Weighing the Options: Current Strategies for Managing PFAS in Leachate

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Speaker: Stephanie Bolyard, PhD, Research and Scholarship Program Manager, Environmental Research & Education Foundation (EREF)
Moderator: Liz Bothwell, Head of Content and Marketing and NothingWasted! Podcast Host, Waste360

There have been numerous presentations and articles that touch on currently available technologies, or “off-the-shelf” options, as well as innovative technologies. But why is the science behind PFAS compounds and the treatment technologies so important? If the goal is to remove these abundant compounds from the environment, we need to fully understand the implications of these treatment options relative to the chemical make-up of these compounds and what this means for the solid waste industry.

Unnatural Selection: Evolution of PFAS Policy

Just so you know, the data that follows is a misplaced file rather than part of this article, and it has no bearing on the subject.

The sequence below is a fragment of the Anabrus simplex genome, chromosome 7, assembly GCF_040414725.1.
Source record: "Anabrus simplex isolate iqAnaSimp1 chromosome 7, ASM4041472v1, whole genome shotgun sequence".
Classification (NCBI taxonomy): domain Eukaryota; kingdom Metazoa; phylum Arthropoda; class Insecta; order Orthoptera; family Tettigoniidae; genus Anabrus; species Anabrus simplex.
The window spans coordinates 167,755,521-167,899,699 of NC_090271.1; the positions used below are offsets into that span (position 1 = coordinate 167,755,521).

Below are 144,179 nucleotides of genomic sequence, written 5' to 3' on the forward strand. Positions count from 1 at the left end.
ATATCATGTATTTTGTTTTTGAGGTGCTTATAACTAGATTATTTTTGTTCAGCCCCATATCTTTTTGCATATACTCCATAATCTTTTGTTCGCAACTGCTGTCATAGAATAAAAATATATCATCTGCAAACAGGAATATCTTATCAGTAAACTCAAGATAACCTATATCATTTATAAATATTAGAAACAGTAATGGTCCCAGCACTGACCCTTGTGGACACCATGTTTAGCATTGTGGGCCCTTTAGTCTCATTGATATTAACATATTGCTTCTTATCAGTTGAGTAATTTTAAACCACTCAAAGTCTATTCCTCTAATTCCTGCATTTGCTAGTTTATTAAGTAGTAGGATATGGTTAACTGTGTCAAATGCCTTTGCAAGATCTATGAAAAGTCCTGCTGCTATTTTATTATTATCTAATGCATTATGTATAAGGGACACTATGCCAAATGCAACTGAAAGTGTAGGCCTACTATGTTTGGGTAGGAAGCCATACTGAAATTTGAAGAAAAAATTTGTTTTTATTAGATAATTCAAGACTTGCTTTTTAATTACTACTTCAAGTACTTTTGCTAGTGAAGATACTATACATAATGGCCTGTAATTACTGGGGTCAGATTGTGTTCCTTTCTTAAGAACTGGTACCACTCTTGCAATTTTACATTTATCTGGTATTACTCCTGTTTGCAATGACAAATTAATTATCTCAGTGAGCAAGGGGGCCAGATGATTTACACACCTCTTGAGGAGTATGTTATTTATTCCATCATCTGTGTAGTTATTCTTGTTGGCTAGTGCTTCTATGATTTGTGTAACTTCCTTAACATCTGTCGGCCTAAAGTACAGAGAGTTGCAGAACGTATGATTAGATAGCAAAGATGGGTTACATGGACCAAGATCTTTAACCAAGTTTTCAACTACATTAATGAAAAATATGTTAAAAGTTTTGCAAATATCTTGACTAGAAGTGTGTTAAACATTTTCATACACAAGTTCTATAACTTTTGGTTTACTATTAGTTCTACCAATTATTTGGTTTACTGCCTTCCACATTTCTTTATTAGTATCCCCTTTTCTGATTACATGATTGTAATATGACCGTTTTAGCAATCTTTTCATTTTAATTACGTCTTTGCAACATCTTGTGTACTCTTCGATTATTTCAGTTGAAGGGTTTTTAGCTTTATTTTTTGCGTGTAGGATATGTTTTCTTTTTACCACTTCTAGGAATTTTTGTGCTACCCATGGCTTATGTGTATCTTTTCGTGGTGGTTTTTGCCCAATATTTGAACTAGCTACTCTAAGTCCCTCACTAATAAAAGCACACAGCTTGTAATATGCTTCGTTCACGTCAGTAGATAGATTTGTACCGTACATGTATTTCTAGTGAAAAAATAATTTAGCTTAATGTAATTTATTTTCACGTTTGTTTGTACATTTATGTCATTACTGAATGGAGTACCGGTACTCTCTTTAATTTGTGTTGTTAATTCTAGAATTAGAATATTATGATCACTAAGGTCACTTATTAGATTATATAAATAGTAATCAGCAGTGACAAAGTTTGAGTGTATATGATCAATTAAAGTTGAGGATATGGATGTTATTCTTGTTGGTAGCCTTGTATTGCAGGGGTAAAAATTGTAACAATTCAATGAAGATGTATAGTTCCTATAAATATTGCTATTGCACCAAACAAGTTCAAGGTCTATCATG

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  • Anne Germain, PE, COO and SVP of Regulatory Affairs, National Waste & Recycling Association (NWRA)
  • Sean McGinnis, Partner, The COEFFICIENT Group

Moderator: Bryan Staley, PhD, PE, President and CEO, Environmental Research & Education Foundation (EREF)

While research is still needed to fully understand the impacts and treatment methods for per- and polyfluoroalkyl substances (PFAS), regulations have been implemented at the federal, state and local level to manage these man-made chemical compounds. What are these regulations and how do they impact the solid waste industry?

  • Joe Benco, PE, Director, Engineering, Republic Services
  • Samuel Nicolai, PE, Vice President of Engineering & Compliance, Casella Waste Systems
  • David Pepper, Vice President, Post Collections for US Solid Waste Operations, GFL Environmental

Moderator: Bryan Staley, PhD, PE, President and CEO, Environmental Research & Education Foundation (EREF)

During this session, a panel of solid waste experts weighed in with their perspectives on PFAS and the challenges faced.

Looking for a value-driven way to build your brand awareness? Science Sessions sponsorships will be available soon, contact the EREF team at to learn more.